Dueling 'racist' claims defuse once powerful word
Associated Press | 9/23/2009, 3:46 a.m.
Everybody’s racist, it seems.
Republican U.S. Rep. Joe Wilson? Racist, because he shouted “You lie!” at the first black president. Health care protesters, affirmative action supporters? Racist. And Barack Obama? He’s the “Racist in Chief,” wrote a leader of the recent conservative protest in Washington.
But if everybody’s racist, is anyone?
The word is being sprayed in all directions, creating a hall of mirrors that is draining the scarlet R of its meaning and its power, turning it into more of a spitball than a stigma.
“It gets to the point where we don’t have a word that we use to call people racist who actually are,” said John McWhorter, who studies race and language at the conservative Manhattan Institute.
“The more abstract and the more abusive we get in the way we use the words, then the harder it is to talk about what we originally meant by those terms,” said McWhorter.
What the word once meant — and still does in Webster’s dictionary — is someone who believes in the inherent superiority of a particular race or is prejudiced against others.
This definition was ammunition for the civil rights movement, which 50 years ago used a strategy of confronting racism to build moral leverage and obtain equal rights.
Overt bigotry waned, but many still see shadows of prejudice across the landscape and cry racism.
Obama’s spokesman has rejected suggestions that racism is behind criticism of the president. But others saw Wilson’s eruption during the president’s speech as just that, citing his past support of segregationists and his labeling the emergence of Strom Thurmond’s secret black daughter after the senator’s death a “smear.”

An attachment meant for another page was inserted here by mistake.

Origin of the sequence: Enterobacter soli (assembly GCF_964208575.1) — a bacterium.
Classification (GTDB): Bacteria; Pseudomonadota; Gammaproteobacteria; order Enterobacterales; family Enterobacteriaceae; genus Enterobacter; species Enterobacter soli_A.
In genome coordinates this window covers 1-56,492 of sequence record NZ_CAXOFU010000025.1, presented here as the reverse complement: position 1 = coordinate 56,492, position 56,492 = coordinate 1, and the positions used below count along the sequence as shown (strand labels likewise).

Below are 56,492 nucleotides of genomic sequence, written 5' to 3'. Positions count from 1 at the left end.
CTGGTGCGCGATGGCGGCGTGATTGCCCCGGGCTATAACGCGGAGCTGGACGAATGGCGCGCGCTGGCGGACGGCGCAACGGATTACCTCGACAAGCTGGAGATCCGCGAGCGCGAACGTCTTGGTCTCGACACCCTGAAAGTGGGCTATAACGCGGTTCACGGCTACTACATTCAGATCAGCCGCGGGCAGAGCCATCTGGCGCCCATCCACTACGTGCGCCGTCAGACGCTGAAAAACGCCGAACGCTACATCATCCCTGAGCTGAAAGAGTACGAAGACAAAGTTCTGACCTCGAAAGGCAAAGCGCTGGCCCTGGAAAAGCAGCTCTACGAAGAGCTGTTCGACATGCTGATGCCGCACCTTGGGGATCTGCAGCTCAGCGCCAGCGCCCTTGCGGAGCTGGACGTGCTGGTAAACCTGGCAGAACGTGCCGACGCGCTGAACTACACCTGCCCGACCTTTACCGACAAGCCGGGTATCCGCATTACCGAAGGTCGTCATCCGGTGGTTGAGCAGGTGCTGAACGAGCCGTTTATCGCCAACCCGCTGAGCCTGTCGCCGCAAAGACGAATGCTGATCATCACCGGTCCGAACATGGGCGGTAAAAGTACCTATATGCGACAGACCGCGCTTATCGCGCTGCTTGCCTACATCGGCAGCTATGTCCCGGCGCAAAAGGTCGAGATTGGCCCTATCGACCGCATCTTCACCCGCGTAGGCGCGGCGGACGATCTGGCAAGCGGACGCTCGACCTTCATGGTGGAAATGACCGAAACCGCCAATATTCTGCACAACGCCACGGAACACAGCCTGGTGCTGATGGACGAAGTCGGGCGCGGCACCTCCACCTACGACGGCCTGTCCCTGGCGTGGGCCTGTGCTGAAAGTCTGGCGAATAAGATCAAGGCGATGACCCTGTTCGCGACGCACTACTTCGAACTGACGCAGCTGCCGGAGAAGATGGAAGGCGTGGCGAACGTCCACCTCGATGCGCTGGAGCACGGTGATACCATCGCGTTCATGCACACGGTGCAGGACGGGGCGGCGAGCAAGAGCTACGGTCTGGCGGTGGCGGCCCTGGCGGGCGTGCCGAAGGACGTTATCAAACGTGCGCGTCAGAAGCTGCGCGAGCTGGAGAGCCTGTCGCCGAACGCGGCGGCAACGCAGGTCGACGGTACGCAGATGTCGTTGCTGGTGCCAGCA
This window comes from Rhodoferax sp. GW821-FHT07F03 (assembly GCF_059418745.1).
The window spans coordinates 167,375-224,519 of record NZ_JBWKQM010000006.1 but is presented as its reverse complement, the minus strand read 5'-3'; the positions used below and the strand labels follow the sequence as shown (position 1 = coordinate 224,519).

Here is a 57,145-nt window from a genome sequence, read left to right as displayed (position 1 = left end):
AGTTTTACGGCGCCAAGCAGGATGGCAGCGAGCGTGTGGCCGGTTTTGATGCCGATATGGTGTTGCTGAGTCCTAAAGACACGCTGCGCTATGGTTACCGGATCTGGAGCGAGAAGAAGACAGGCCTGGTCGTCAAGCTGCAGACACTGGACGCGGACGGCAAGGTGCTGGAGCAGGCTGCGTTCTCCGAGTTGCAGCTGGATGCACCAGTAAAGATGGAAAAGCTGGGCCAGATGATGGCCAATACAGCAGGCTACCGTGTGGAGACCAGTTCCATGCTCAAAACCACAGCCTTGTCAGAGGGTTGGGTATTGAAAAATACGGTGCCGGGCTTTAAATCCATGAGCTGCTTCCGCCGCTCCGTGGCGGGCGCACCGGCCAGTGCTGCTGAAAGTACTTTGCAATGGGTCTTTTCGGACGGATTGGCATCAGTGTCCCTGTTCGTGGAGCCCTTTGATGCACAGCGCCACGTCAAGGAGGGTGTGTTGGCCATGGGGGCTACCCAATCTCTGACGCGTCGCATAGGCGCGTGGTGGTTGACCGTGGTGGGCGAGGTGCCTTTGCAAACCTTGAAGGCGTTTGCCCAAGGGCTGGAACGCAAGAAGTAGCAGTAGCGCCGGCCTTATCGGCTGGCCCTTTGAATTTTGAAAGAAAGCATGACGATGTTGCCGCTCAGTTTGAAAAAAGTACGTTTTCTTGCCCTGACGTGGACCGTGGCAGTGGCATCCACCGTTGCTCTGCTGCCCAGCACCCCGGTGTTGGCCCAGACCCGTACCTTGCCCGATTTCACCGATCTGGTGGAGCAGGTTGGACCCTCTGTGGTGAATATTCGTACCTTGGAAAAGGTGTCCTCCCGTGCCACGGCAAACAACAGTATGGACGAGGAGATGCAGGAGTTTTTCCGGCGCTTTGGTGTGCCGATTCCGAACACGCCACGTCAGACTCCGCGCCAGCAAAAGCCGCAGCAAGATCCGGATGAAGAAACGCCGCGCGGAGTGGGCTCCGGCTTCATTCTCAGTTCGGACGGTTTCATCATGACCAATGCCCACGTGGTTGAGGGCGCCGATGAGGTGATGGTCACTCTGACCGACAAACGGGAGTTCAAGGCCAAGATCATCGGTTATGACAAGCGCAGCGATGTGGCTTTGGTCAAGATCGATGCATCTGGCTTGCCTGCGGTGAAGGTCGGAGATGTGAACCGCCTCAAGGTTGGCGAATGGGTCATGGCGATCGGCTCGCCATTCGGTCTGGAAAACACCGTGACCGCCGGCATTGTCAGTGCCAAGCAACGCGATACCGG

“I think [Wilson’s outburst] is based on racism,” former President Jimmy Carter said at a town hall meeting. “There is an inherent feeling among many in this country that an African American should not be president.”
That’s an easy charge to make against the rare individual carrying an “Obamacare” sign depicting the president as an African witch doctor with a bone through his nose. But it’s almost impossible to prove — or refute — assertions that bias, and not raw politics, fuels opposition to Obama.
“You have to be very careful about going down that road. You’ve cried wolf,” said Sean Wilentz, a Princeton University professor who studies U.S. political and social history.
“It’s a way of interpreting the world, where race runs through everything — everything is about race,” said Wilentz, who supported Hillary Clinton in 2008 and claimed Obama’s campaign falsely accused her of stoking racial fears.
“Everything is not about race,” he said. “It’s not Mississippi in 1965 anymore. Even in Mississippi, it’s not Mississippi in 1965 anymore.”
Still, race remains a major factor in American life, said Brian D. Smedley, director of the health policy institute at the Joint Center for Political and Economic Studies, which focuses on people of color.
“We know from a large body of social science that a large portion of Americans harbor racial bias,” Smedley said. “In the context of health reform, it’s quite evident that race plays a very large role in helping shape public opinion.”